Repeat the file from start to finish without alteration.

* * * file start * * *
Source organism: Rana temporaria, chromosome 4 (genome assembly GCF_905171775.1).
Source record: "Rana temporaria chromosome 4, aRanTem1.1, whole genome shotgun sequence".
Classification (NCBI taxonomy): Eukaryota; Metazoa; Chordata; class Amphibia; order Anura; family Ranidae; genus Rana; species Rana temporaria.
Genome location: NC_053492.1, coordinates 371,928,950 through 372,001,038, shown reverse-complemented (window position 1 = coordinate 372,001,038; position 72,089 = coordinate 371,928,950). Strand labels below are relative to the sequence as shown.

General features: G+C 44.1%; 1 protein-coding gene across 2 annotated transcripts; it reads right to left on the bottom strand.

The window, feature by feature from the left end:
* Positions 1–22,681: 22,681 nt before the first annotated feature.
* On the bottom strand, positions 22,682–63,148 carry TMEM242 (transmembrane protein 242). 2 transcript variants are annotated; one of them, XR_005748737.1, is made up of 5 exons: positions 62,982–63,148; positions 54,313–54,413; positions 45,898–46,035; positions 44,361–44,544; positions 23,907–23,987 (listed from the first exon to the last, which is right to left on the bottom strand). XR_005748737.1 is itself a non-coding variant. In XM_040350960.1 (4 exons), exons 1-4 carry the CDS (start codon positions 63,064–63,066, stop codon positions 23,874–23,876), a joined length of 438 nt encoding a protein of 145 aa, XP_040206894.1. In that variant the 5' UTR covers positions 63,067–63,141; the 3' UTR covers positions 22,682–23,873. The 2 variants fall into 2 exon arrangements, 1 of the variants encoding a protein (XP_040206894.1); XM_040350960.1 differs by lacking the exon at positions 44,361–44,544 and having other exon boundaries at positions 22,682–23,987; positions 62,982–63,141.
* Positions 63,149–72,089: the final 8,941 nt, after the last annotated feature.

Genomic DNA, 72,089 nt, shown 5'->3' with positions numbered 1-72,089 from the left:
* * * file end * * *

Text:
Source organism: Rana temporaria, chromosome 4 (genome assembly GCF_905171775.1).
Source record: "Rana temporaria chromosome 4, aRanTem1.1, whole genome shotgun sequence".
Classification (NCBI taxonomy): Eukaryota; Metazoa; Chordata; class Amphibia; order Anura; family Ranidae; genus Rana; species Rana temporaria.
Genome location: NC_053492.1, coordinates 371,928,950 through 372,001,038, shown reverse-complemented (window position 1 = coordinate 372,001,038; position 72,089 = coordinate 371,928,950). Strand labels below are relative to the sequence as shown.

General features: G+C 44.1%; 1 protein-coding gene across 2 annotated transcripts; it reads right to left on the bottom strand.

The window, feature by feature from the left end:
* Positions 1–22,681: 22,681 nt before the first annotated feature.
* On the bottom strand, positions 22,682–63,148 carry TMEM242 (transmembrane protein 242). 2 transcript variants are annotated; one of them, XR_005748737.1, is made up of 5 exons: positions 62,982–63,148; positions 54,313–54,413; positions 45,898–46,035; positions 44,361–44,544; positions 23,907–23,987 (listed from the first exon to the last, which is right to left on the bottom strand). XR_005748737.1 is itself a non-coding variant. In XM_040350960.1 (4 exons), exons 1-4 carry the CDS (start codon positions 63,064–63,066, stop codon positions 23,874–23,876), a joined length of 438 nt encoding a protein of 145 aa, XP_040206894.1. In that variant the 5' UTR covers positions 63,067–63,141; the 3' UTR covers positions 22,682–23,873. The 2 variants fall into 2 exon arrangements, 1 of the variants encoding a protein (XP_040206894.1); XM_040350960.1 differs by lacking the exon at positions 44,361–44,544 and having other exon boundaries at positions 22,682–23,987; positions 62,982–63,141.
* Positions 63,149–72,089: the final 8,941 nt, after the last annotated feature.

Genomic DNA, 72,089 nt, shown 5'->3' with positions numbered 1-72,089 from the left: